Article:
Save on a regular basis

Even a modest amount of interest can make a big difference. For example, deposits of £200 a month into a cash individual savings account paying 3% will have grown to £7,540 at the end of three years. Of this, £340 will be pure interest.

Although the financial incentives are there, it does take discipline to direct some of your hard-earned cash into a savings account.

Michelle Slade, spokesperson for financial data website Moneyfacts, says there are ways to make this easier. She recommends setting up a direct debit that takes the money out of your current account on payday.

"This helps to reduce the temptation to spend it," she says. "You can also make it easier to save by going for a notice account or a fixed-rate deal, both of which make it harder to access your cash."

Because of its tax status, a cash ISA should be your first port of call. You can save up to £5,100 in one in the 2010/11 tax year, equivalent to £425 a month.

"If you pay tax, or might pay tax in the future, go for a cash ISA before other savings accounts. Interest is paid gross so your savings grow faster," says Slade. 

For example, as of 25 May 2010, Barclays Golden ISA was popular, paying 3.06%. To get a taxed account paying the same amount of interest, a basic-rate taxpayer would need to find an interest rate of 3.83% and a higher rate taxpayer, 5.10%.

Once you've used up your ISA allowance, it's worth looking at standard savings accounts. As well as deciding whether you'd rather have easy access or tie your money up, you might also want to consider a regular savings account.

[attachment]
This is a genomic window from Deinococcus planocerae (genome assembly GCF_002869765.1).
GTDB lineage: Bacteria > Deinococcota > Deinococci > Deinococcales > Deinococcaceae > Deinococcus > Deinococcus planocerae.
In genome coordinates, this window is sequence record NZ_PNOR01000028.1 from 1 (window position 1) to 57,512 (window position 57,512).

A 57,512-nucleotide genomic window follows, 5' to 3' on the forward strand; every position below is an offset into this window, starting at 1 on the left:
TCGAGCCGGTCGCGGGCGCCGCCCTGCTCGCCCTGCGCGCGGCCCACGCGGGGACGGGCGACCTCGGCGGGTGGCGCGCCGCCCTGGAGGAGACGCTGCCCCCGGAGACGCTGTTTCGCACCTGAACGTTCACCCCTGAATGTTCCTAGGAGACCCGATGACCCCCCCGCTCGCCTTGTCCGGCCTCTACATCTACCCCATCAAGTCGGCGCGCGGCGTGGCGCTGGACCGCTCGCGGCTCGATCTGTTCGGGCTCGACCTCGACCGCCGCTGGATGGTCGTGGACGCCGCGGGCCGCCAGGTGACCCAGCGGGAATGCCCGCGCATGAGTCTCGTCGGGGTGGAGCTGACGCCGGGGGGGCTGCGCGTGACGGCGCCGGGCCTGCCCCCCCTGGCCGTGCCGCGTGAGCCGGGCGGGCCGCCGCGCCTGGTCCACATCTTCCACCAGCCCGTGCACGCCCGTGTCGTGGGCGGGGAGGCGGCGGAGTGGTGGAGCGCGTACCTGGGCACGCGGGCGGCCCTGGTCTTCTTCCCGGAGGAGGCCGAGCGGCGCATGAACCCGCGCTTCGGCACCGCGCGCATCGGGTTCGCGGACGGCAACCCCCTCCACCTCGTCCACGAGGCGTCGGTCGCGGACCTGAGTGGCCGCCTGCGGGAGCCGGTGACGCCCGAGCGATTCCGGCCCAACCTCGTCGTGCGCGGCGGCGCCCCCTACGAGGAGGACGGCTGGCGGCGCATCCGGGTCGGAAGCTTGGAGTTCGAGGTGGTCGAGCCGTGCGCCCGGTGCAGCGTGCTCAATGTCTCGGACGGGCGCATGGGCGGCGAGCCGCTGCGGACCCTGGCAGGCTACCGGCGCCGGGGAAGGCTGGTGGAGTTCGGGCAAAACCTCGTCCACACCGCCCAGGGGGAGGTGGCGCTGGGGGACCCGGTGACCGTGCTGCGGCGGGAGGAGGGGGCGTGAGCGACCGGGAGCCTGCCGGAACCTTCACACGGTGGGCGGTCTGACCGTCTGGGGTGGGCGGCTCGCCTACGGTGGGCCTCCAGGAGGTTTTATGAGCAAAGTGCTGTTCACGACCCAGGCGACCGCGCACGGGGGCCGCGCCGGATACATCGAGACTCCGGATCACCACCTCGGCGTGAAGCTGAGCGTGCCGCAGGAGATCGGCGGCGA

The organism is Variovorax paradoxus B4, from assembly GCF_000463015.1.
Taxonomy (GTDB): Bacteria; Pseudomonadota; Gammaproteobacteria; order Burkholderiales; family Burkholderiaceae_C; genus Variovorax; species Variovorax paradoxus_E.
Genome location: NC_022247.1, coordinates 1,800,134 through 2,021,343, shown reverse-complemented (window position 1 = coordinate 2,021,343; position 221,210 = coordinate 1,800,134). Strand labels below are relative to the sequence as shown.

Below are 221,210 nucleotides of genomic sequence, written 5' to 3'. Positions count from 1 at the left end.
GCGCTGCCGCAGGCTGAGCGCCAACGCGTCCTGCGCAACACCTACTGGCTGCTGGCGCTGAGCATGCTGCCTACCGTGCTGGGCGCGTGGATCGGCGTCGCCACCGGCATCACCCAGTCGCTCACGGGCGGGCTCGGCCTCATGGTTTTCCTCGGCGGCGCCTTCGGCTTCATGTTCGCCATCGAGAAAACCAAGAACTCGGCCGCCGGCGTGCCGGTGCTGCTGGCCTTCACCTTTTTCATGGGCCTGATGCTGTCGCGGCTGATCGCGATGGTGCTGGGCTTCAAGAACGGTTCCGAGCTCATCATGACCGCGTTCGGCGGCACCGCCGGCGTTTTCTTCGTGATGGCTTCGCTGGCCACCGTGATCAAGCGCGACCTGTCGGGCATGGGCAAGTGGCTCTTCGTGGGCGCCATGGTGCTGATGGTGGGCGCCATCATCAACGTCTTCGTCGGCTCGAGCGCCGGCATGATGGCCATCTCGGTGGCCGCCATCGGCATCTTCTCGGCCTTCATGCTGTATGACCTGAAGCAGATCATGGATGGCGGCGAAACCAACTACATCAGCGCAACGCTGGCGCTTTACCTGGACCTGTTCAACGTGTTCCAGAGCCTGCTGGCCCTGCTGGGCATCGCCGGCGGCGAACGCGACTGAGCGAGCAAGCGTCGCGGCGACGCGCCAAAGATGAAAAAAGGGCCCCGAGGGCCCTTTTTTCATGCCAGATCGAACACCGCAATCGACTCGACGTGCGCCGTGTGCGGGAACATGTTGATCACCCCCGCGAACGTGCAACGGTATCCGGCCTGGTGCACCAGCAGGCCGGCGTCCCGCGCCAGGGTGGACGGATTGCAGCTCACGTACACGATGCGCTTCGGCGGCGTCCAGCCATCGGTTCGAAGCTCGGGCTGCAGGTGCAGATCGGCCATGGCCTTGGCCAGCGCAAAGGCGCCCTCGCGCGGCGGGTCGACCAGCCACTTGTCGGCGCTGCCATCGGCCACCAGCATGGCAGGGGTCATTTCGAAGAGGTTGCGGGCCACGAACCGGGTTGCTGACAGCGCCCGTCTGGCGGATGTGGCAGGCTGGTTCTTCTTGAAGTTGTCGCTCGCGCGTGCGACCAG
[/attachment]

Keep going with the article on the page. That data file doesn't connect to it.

"You will be tying your money up with these, usually for around a year, and there can be caps on the amount you save, but the rates are often attractive," adds Slade.  

For example Northern Rock's Fixed Rate Regular Saver pays 5% as long as you commit to regular savings until June 2011. The maximum you can save is £250 a month.

Whether you're looking for an ISA or a standard savings account, Slade also recommends checking with your current account provider.

"There can be some good deals around if you already bank with the provider, although it's usually not worth switching current accounts to get a better deal on your savings," she explains.


Fixed rates versus easy access

Deciding whether to tie your money up with a fixed-rate savings account or go for one that offers easy access will be determined by a number of factors. Ask yourself the following questions:

What's the rate?
Having the highest possible rate will enable your savings to grow faster. According to Moneyfacts, although the best instant access account, offered by Manchester Building Society, pays 2.66%, you'd get 3.25% on the United National one-year fixed deposit or 5.00% if you're happy to tie your money up for five years with the Coventry Building Society, State Bank of India or ICICI Bank UK (rates correct when going to press). 

What are you saving for?
Think about your saving goals. If you're saving for a fortnight in the sun this summer, easy access is probably your best bet, allowing you to pay for flights and so on. If it's for a house deposit in a few years, tie it up and earn the extra interest.

How disciplined are you?
If your good savings intentions never last until next payday, plumping for an account that ties up your money will help develop your financial discipline.